Gavinmac’s Guide to Playing ‘Connect Four’ with Khmer Bargirls

Posted on by Gavinmac


Share

I still remember the night that I found my true passion in a Phnom Penh bar of questionable repute. It was my second trip to Cambodia, and I heard about a new “hostess bar” that had recently opened in town. I went for a look, not really knowing what a “hostess bar” was.

Okay, I had a pretty good idea there would be slutty women there. Because I arrived at around 5pm, the girls (who looked wondrously slutty, by the way) were mainly sitting behind the bar and eating fruit, looking quite bored. I sat down and ordered a beer.

For the first time in my life, I soon found myself in that erotic conversational tango between Asian bargirl and Western barfly: “Hello/How are You?/What Your name?/Where you come from?/How long you stay?/You come on holiday?”

At the time, I struggled to understand my inquisitor’s heavily accented English and to give simple, easily understood responses. Three years and hundreds of eerily similar conversations later, I have, of course, now memorized this pattern dialogue forward, backward, and in several languages, including its original Sanskrit.

At least I assume that’s how Marco Polo first heard it. My interrogator then asked “You want to play game?” Whenever an attractive woman asks me “Do you want to play a game,” I always say yes, hoping she might propose a quasi-sexual game, like “Doctor,” “Strip Poker,” or “Pet the Frightened Turtle.” You can imagine my disappointment when I soon heard the maracas-like shaking of game pieces, and my hostess emerged from under the bar with a very un-sexy children’s game – Connect Four. Connect Four is un-sexy on several levels. It’s plastic. Plastic isn’t sexy. Leather, silk, satin, and rubber can all be sexy under the right circumstances, like if a chick wearing one of these, uh, makes out with another chick. Plastic, however, is never sexy.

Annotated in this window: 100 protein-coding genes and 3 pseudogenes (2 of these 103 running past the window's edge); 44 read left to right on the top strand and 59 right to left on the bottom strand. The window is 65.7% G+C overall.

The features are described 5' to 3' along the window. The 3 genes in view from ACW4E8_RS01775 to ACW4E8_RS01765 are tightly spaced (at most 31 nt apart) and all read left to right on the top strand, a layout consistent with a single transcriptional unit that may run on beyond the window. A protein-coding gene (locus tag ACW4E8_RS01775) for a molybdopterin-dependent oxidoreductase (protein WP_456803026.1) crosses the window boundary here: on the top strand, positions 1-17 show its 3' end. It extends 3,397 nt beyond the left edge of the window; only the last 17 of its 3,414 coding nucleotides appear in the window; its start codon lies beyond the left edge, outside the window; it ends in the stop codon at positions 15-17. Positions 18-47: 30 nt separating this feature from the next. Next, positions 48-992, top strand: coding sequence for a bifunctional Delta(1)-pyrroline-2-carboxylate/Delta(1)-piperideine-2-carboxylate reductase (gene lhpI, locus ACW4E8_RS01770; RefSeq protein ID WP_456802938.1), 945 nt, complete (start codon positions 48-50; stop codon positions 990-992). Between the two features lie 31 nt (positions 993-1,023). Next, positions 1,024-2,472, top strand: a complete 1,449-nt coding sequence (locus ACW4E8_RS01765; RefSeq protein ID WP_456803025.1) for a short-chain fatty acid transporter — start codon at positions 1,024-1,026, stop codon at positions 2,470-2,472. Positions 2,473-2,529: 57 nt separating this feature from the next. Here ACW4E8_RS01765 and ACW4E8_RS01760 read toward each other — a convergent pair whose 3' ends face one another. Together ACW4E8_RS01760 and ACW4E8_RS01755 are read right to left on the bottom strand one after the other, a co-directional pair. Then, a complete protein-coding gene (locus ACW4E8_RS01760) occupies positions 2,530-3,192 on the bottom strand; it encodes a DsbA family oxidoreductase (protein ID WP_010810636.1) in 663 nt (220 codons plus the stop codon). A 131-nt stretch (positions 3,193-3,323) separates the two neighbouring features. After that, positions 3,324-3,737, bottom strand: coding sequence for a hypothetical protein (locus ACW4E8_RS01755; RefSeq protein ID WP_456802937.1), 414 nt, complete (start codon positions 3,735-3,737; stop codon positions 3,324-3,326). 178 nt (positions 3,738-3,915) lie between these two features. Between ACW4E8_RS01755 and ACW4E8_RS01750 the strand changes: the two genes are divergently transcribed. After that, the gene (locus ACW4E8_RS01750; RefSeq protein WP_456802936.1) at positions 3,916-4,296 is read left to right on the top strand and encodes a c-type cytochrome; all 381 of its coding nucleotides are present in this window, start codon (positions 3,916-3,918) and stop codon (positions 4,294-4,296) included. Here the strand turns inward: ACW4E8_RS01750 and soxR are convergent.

I’ll bet that in the entire history of Penthouse Forum, the word “plastic” has never been used, except perhaps to begin a submission with “I never thought a story like this could happen to a boring plastics salesman from Detroit, but I swear it’s all true.”

Moreover, the American version of Connect Four comes in a box depicting a young boy playing against, of all people, his sister. Yuck. The old TV commercials promoting the game also famously showed a nerdy kid losing to his prudish sister and then saying “Pretty sneaky, Sis.”

I’m quite sure that at no point during the commercial did the kid’s sister provocatively offer, “You win I give you one kiss.” That would have been creepy. Anyway, my point is that sisters, like plastic, are inherently un-sexy; although mine does have a rather nice ass.

One might therefore wonder how a sexless game marketed to puritanical 1970″s American children has now become a popular mating ritual between Asian whores and their potential johns. Well, believe it or not, like pasteurization, the steam engine, and the Spice Girls, Connect Four was not actually invented in America. We know this because the oldest versions of the game actually predate the arrival of white dudes in America, and no famous American Indians were named “PlaysFourinaRowDiagonal.”

In an antique version of the game, players rolled coloured hardwood balls down a smart looking grid of wooden chutes. This version of the game is known as “The Captain’s Mistress.” This unusual name originates from the fact that Captain Cook would spend so much time in his cabin that his crew joked that he must have a mistress.

The crew later found out that he was passing the time playing this game with ship’s scientists. All of that sounds quite gay to me, but if Captain Cook and his fellow sailors enjoyed spending long hours in his cabin drinking red wine and playing with their hardwood balls, I’m not one to judge. I do, however, have a rather homophobic personal rule that I will never play Connect Four with another guy. I will only play with giggly young Asian women, or, at a pinch, with a convincing ladyboy.

Now, back to my first hostess bar visit. I was quite confident that, although I had not played Connect Four in about 25 years, I could still outwit an uneducated 19 year old Cambodian girl who apparently had not yet even learned to close her mouth while chewing a mango.

We began to play. To her delight, she won in about seven moves. We played again and again, and I lost again and again, not just to her, but to all the other girls in the bar.

I stumbled out of the bar several hours later and many wagered lady drinks poorer, vowing to never again let Asian bargirls outsmart me at anything.